Meet the Team
Owner - Just Short of Magic
Eleanor started running sled dogs in Vermont in the mid 1990s and soon fell head over heals in love with dog mushing, the thrill of driving a team, and the joy of raising and training puppies. Within a year she was the proud owner of twelve sled dogs, all of whom she had either raised and trained as pups or collected from the animal shelter. One winter of racing made it clear to Eleanor that recreational mushing was more naturally her style; she also longed for bigger open spaces and a world where dog mushing was king. She came to Alaska in the spring of 2003 to work as a musher on the glaciers in Southeast, Alaska. A summer camp of 200 Alaskan huskies and a dozen mushers and handlers guided tourists around the glaciers in the basket of a dog sled. It was the time of their lives. She went on to teach high school science in a small rural Eskimo village on the Bering Sea. This time she was able to combine the rewards of teaching with the thrill of having a dog team in the wilds of Alaska… ( Read Eleanor’s Full Bio…)
Dog Mushing Guide
Darrin moved to Alaska in 1993 from Colorado after completing his History degree to attend the University of Alaska Fairbanks. After completing his education degree, he took a job as a Middle School teacher in the Yupik village of St. Michael. It is here where he started working with Alaskan huskies. Over the next 20 years he has been a teacher, a carpenter, and gold miner to support his dog team. During this period of time he participated in over 30 dog races including three Yukon Quests and nine Copper Basin 300’s. In the winter, he and his 14 dogs share his love of the mushing lifestyle with guests from around the world while working as a tour guide for Just Short of Magic.
Darrin has been a guide with JSoM since 2016.
Dog Mushing Guide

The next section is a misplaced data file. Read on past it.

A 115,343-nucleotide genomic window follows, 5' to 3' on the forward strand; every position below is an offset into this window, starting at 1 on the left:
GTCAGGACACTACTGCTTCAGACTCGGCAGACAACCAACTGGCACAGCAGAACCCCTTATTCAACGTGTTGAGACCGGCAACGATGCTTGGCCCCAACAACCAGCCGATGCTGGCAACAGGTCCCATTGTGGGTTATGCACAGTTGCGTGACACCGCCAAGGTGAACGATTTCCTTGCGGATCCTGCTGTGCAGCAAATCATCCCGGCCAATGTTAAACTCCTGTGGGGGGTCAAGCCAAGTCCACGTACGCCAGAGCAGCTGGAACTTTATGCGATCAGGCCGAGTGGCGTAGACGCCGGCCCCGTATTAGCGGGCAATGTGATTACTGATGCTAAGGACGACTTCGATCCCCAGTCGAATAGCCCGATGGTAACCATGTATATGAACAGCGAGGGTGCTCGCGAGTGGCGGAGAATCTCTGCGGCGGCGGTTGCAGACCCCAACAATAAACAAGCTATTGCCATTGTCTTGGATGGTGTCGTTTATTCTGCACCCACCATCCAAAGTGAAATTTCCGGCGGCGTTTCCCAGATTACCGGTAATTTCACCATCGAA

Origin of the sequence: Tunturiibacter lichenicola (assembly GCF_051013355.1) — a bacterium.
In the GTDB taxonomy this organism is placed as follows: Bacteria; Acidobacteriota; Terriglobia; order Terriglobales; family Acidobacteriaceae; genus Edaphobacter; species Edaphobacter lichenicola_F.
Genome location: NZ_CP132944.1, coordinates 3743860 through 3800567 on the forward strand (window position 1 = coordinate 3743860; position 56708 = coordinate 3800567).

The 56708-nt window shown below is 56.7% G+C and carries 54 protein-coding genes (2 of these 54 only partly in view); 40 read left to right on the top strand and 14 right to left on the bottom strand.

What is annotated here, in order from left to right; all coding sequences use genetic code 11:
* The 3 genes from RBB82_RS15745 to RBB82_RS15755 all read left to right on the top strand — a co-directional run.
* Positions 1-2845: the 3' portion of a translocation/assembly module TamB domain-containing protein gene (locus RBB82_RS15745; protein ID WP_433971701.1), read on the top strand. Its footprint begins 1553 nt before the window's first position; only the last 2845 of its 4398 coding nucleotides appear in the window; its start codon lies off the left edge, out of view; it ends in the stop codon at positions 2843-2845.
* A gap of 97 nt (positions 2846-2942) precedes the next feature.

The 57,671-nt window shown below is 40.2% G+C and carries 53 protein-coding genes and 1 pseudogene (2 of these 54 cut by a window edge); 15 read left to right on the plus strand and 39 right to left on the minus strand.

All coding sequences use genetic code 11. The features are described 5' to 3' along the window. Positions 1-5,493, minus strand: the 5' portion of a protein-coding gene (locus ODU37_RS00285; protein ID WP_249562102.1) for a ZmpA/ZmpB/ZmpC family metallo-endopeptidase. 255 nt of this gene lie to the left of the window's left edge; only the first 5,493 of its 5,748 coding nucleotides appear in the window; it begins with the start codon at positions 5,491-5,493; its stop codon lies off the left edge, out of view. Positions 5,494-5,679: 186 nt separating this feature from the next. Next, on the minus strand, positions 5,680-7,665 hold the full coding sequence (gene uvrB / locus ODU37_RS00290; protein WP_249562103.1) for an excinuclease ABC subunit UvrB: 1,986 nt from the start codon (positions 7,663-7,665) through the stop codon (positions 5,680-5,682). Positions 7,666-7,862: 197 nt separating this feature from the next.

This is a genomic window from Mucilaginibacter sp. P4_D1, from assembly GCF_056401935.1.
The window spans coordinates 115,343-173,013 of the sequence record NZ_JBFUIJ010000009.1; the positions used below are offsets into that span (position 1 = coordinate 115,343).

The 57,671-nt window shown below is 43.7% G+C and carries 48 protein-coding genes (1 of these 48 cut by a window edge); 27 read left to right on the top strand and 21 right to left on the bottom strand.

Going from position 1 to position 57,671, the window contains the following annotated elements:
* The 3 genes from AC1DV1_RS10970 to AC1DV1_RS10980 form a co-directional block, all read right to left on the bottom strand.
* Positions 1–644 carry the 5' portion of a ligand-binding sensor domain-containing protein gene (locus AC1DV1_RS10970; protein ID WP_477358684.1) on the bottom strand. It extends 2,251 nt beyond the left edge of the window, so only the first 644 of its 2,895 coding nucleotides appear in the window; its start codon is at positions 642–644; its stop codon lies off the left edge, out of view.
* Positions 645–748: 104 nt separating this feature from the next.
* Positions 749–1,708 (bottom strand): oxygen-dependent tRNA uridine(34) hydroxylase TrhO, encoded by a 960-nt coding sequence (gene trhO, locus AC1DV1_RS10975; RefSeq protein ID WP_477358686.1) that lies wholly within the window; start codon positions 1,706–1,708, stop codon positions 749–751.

Matt started Smokin’Ace Kennels in 2008 with a deep desire to raise his own dogs and race long distance sled dog races. As a jack of all trades Matt makes the kennel go ‘round by hauling water and firewood, fixing and building everything that is needed for the 40-acre, off-grid, homestead he and his 31 dogs share. He was born and raised in the Bush of Alaska in the small town of Eagle on the Yukon River. His family relied on sled dogs for transportation, income, sport and companionship therefore he was immersed from his first days of life with dog mushing and a subsistence life style. These influences lead Matt to racing many mid and long distance races. Most notably a win in 2017 of the 1,000 mile Yukon Quest International Sled Dog Race followed by a second-place finish in 2018. He also ran the Iditarod as a rookie in 2018 with a mere 2-week rest between the two 1,000 mile races and placed 11th in Iditarod.
Matt also has a long history as a mushing guide; 11 summers shared between the ice fields of Juneau and Skagway giving sled dogs rides on glaciers to tourists. Matt and his dogs joined JSoM for two winters, 2015-2017 and is returning for the 2019-20 season.
Dog Mushing Guide
Shaynee started her sled dog kennel in Gladwin, Michigan when she was fourteen years old after begging her parents to let her have a team of sled dogs. At the early age of 9 she told them she wanted to race the Iditarod someday. Over the years, she began breeding her own dogs as it was her dream to run the Iditarod with a team she had raised herself. Prior to moving to Alaska in 2012, Shaynee raced in many shorter races in Michigan in preparation for the ultimate 1,000-mile sled dog race she had dreamed of.
Shaynee met Jeremy in 2012 not long after moving to Alaska and by the fall of 2014 they were married and combined their kennels to form Howling Ridge Kennel. Today it consists of 44 working sled dogs. In the past 5 years of racing they have received multiple Vet Choice Awards and Sportsmanship Awards, all of which attest to the superb care, treatment and training of their dogs. Shaynee’s dream of running Iditarod came true in March 2018 when she not only completed the race in under 14 days, but in a year when the weather was recorded as one of the worst in the history of Iditarod. A true testament to her determination and the skill of her many fine dogs.